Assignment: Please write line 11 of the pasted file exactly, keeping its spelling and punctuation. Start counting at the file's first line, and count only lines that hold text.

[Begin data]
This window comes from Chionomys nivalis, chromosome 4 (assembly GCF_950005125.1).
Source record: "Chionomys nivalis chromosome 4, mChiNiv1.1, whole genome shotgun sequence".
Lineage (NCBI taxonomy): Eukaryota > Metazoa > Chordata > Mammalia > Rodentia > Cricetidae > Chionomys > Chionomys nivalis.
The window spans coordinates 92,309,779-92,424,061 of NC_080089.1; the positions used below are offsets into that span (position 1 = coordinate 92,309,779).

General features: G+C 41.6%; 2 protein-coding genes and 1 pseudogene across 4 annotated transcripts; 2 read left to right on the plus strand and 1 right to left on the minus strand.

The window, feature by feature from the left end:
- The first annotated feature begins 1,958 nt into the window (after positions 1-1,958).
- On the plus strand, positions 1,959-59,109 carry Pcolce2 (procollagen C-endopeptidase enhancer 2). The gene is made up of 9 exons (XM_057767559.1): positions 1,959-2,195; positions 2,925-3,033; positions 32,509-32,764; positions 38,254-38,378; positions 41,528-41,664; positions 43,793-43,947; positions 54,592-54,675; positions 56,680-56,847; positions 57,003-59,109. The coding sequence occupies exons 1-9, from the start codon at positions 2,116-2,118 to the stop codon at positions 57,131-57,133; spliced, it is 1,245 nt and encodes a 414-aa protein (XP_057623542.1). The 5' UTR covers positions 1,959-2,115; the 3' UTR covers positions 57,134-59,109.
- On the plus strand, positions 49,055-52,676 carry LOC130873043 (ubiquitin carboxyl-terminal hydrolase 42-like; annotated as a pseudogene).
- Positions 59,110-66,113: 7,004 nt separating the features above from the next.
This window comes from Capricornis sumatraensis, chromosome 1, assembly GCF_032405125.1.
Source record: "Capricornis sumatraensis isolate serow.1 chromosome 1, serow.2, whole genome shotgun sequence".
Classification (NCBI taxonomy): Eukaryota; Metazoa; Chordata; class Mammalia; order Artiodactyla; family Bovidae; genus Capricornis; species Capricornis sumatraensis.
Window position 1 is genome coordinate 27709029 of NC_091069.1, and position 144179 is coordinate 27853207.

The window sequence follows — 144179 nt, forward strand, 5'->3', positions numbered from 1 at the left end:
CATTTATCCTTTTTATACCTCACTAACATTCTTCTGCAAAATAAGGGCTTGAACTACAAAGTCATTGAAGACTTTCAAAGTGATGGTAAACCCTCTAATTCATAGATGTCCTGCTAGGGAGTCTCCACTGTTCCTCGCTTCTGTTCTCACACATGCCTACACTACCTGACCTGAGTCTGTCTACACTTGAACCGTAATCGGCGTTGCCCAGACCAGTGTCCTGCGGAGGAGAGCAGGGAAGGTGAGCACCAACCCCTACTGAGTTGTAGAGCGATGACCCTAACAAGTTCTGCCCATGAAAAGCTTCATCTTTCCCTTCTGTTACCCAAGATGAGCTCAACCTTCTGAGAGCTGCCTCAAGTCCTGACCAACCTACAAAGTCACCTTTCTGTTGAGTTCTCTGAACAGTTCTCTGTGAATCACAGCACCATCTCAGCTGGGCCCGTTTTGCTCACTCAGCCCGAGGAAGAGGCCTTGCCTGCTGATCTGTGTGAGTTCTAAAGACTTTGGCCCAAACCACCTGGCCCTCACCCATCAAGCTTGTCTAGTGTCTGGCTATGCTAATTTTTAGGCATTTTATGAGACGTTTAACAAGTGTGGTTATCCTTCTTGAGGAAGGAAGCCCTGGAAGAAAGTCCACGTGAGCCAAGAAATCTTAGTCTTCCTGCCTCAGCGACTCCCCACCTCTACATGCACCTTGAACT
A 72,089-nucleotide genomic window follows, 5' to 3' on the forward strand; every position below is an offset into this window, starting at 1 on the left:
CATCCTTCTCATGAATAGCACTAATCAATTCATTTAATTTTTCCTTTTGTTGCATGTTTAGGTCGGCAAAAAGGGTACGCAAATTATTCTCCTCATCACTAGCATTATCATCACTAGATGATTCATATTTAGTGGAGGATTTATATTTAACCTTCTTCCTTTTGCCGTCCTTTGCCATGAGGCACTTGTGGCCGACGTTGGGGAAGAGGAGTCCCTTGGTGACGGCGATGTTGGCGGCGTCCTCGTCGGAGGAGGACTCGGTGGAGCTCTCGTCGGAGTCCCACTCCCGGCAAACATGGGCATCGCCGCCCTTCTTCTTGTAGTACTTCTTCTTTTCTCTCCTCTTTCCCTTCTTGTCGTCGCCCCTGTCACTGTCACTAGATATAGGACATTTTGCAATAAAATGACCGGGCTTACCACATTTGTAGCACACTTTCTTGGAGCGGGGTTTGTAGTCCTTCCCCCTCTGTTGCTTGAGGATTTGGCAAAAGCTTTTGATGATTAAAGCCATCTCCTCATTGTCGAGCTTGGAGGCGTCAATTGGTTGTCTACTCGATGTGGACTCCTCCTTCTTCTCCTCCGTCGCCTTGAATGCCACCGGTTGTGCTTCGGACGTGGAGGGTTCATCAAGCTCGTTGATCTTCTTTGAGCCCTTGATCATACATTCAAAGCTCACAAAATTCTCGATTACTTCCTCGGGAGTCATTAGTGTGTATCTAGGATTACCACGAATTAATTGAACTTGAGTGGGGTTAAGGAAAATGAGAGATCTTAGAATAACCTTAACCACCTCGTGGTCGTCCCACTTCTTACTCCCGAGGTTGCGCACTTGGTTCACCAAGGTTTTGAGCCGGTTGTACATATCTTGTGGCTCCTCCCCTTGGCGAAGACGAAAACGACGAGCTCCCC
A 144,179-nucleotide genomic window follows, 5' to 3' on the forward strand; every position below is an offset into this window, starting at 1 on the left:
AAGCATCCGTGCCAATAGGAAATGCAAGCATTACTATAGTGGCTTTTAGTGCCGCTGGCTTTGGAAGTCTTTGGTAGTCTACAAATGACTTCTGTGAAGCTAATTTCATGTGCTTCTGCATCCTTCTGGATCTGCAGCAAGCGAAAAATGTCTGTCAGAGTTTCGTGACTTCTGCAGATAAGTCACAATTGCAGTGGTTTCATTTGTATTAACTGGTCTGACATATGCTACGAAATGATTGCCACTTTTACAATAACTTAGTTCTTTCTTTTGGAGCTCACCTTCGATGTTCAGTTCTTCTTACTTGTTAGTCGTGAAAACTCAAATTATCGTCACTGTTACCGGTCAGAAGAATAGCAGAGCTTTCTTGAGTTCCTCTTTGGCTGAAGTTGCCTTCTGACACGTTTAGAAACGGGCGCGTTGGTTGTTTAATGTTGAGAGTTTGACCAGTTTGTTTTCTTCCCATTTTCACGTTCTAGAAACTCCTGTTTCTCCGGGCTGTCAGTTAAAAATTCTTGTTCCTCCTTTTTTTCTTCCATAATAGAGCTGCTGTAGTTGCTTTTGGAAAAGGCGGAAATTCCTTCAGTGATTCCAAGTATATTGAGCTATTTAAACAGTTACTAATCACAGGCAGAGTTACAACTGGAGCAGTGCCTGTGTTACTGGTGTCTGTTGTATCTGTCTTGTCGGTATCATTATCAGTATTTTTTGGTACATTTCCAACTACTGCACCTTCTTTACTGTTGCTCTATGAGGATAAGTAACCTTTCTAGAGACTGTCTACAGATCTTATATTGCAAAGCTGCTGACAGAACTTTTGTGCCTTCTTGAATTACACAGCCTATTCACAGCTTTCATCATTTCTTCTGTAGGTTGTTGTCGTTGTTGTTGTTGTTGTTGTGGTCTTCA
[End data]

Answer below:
This window comes from Capricornis sumatraensis, chromosome 1, assembly GCF_032405125.1.